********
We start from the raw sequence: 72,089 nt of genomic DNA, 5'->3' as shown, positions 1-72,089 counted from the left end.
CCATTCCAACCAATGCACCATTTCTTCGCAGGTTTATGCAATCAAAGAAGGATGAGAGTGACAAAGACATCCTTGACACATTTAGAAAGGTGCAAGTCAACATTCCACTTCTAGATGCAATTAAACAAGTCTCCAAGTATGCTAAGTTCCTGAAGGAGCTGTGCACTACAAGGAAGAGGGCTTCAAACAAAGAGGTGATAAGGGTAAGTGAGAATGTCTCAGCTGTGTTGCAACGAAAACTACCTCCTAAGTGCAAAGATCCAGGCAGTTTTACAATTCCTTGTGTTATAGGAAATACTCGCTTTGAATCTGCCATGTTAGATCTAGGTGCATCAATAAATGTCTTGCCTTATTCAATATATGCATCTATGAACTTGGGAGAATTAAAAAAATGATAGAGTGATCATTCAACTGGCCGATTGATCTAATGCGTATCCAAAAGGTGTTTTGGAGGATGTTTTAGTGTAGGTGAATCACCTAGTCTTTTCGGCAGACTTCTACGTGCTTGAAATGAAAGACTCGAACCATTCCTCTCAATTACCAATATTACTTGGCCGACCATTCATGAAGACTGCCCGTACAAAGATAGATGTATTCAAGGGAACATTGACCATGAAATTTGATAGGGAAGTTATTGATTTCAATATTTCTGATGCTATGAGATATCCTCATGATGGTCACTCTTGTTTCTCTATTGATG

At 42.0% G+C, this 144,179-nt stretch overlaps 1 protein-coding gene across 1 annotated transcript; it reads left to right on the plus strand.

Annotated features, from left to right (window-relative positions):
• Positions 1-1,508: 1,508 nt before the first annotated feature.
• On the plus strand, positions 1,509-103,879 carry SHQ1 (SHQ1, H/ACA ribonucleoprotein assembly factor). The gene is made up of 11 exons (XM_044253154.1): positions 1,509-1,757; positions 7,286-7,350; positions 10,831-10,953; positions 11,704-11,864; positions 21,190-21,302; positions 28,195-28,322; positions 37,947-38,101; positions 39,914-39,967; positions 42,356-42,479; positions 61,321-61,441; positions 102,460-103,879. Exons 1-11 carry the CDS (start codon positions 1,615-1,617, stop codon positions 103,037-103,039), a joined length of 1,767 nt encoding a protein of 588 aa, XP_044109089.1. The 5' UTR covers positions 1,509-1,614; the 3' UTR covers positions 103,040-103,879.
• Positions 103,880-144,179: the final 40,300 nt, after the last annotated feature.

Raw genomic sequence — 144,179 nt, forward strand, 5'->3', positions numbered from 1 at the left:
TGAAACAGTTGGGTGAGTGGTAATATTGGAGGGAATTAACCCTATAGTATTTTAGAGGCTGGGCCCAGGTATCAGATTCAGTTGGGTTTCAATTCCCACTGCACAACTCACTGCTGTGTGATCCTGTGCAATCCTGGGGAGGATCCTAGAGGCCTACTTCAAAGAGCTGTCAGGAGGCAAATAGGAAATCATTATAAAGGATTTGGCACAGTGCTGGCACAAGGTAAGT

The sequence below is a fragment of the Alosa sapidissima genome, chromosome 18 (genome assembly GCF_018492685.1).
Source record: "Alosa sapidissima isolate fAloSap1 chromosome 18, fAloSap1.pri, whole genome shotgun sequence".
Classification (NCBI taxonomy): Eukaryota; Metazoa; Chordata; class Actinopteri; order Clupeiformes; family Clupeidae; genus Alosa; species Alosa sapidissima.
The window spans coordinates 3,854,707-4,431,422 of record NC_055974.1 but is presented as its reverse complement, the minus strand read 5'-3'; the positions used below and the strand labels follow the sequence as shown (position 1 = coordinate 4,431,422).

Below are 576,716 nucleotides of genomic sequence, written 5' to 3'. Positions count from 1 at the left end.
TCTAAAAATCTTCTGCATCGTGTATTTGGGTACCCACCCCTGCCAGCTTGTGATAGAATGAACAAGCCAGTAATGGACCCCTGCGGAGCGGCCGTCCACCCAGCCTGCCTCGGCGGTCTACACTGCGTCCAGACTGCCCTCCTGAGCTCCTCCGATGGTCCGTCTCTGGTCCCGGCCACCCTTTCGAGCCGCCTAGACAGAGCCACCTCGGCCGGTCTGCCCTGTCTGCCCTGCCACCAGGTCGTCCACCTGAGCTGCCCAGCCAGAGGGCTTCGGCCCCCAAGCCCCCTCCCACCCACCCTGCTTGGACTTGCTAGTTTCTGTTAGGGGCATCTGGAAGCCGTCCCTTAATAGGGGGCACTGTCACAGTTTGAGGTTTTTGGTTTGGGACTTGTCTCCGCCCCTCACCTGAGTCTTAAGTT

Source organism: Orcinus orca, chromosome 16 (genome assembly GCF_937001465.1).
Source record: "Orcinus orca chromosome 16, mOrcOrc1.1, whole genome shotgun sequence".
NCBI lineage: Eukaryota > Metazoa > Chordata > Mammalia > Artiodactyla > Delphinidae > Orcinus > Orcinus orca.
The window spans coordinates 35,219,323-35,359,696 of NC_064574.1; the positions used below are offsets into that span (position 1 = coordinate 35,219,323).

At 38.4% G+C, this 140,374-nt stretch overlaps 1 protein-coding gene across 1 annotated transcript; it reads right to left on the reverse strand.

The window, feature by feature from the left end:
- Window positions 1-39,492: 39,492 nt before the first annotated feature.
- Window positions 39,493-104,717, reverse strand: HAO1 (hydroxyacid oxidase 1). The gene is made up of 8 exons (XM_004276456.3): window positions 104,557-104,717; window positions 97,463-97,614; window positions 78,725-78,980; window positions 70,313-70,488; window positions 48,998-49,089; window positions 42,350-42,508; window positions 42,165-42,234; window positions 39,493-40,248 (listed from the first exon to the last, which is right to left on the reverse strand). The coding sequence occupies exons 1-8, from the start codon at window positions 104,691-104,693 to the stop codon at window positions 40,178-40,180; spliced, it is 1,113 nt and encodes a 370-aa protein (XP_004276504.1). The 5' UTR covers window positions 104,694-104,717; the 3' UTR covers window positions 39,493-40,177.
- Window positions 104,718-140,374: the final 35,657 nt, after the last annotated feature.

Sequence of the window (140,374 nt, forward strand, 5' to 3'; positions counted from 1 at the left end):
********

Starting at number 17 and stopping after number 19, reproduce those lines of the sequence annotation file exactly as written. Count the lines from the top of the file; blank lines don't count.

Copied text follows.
Source record: "Orcinus orca chromosome 16, mOrcOrc1.1, whole genome shotgun sequence".
NCBI lineage: Eukaryota > Metazoa > Chordata > Mammalia > Artiodactyla > Delphinidae > Orcinus > Orcinus orca.
The window spans coordinates 35,219,323-35,359,696 of NC_064574.1; the positions used below are offsets into that span (position 1 = coordinate 35,219,323).